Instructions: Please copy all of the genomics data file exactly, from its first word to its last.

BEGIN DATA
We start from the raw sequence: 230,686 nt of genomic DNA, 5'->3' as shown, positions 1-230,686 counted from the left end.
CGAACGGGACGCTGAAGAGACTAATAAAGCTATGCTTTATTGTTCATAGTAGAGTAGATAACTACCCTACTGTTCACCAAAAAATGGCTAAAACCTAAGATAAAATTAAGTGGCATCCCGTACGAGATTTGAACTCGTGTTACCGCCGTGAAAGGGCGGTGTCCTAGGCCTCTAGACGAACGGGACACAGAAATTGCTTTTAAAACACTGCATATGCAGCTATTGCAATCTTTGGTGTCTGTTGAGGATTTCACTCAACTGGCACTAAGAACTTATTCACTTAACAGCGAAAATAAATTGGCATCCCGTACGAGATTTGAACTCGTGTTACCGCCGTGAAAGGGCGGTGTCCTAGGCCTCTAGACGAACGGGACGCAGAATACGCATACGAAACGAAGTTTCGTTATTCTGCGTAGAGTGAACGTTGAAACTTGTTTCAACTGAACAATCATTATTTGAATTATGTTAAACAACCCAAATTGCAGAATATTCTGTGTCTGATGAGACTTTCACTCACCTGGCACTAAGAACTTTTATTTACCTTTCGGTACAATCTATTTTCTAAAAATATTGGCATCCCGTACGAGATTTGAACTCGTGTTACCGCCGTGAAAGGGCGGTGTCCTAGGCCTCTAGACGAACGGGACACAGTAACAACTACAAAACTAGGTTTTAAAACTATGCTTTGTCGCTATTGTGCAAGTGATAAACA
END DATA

We start from the raw sequence: 230,686 nt of genomic DNA, 5'->3' as shown, positions 1-230,686 counted from the left end.
CGAACGGGACGCTGAAGAGACTAATAAAGCTATGCTTTATTGTTCATAGTAGAGTAGATAACTACCCTACTGTTCACCAAAAAATGGCTAAAACCTAAGATAAAATTAAGTGGCATCCCGTACGAGATTTGAACTCGTGTTACCGCCGTGAAAGGGCGGTGTCCTAGGCCTCTAGACGAACGGGACACAGAAATTGCTTTTAAAACACTGCATATGCAGCTATTGCAATCTTTGGTGTCTGTTGAGGATTTCACTCAACTGGCACTAAGAACTTATTCACTTAACAGCGAAAATAAATTGGCATCCCGTACGAGATTTGAACTCGTGTTACCGCCGTGAAAGGGCGGTGTCCTAGGCCTCTAGACGAACGGGACGCAGAATACGCATACGAAACGAAGTTTCGTTATTCTGCGTAGAGTGAACGTTGAAACTTGTTTCAACTGAACAATCATTATTTGAATTATGTTAAACAACCCAAATTGCAGAATATTCTGTGTCTGATGAGACTTTCACTCACCTGGCACTAAGAACTTTTATTTACCTTTCGGTACAATCTATTTTCTAAAAATATTGGCATCCCGTACGAGATTTGAACTCGTGTTACCGCCGTGAAAGGGCGGTGTCCTAGGCCTCTAGACGAACGGGACACAGTAACAACTACAAAACTAGGTTTTAAAACTATGCTTTGTCGCTATTGTGCAAGTGATAAACA